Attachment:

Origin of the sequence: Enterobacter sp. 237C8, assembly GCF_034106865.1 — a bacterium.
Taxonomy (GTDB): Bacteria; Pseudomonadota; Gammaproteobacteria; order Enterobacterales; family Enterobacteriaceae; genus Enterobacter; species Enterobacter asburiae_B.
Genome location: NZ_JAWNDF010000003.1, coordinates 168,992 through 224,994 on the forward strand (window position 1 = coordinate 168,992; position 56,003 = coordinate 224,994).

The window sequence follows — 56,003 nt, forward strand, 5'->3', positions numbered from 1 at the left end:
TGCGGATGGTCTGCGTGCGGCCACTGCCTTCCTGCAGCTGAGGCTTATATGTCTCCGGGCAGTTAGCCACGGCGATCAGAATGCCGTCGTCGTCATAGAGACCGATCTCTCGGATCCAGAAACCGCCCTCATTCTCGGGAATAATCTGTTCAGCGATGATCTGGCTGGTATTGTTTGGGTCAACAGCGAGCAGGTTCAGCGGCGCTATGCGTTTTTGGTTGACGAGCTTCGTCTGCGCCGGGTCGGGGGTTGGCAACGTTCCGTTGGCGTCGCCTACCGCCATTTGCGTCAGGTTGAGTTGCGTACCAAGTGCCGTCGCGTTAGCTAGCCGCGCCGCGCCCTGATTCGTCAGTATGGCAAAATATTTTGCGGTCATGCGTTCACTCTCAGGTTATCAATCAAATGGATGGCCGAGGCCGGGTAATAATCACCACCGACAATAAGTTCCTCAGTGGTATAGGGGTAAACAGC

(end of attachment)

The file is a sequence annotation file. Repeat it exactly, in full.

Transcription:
Origin of the sequence: Enterobacter sp. 237C8, assembly GCF_034106865.1 — a bacterium.
Taxonomy (GTDB): Bacteria; Pseudomonadota; Gammaproteobacteria; order Enterobacterales; family Enterobacteriaceae; genus Enterobacter; species Enterobacter asburiae_B.
Genome location: NZ_JAWNDF010000003.1, coordinates 168,992 through 224,994 on the forward strand (window position 1 = coordinate 168,992; position 56,003 = coordinate 224,994).

The window sequence follows — 56,003 nt, forward strand, 5'->3', positions numbered from 1 at the left end:
TGCGGATGGTCTGCGTGCGGCCACTGCCTTCCTGCAGCTGAGGCTTATATGTCTCCGGGCAGTTAGCCACGGCGATCAGAATGCCGTCGTCGTCATAGAGACCGATCTCTCGGATCCAGAAACCGCCCTCATTCTCGGGAATAATCTGTTCAGCGATGATCTGGCTGGTATTGTTTGGGTCAACAGCGAGCAGGTTCAGCGGCGCTATGCGTTTTTGGTTGACGAGCTTCGTCTGCGCCGGGTCGGGGGTTGGCAACGTTCCGTTGGCGTCGCCTACCGCCATTTGCGTCAGGTTGAGTTGCGTACCAAGTGCCGTCGCGTTAGCTAGCCGCGCCGCGCCCTGATTCGTCAGTATGGCAAAATATTTTGCGGTCATGCGTTCACTCTCAGGTTATCAATCAAATGGATGGCCGAGGCCGGGTAATAATCACCACCGACAATAAGTTCCTCAGTGGTATAGGGGTAAACAGC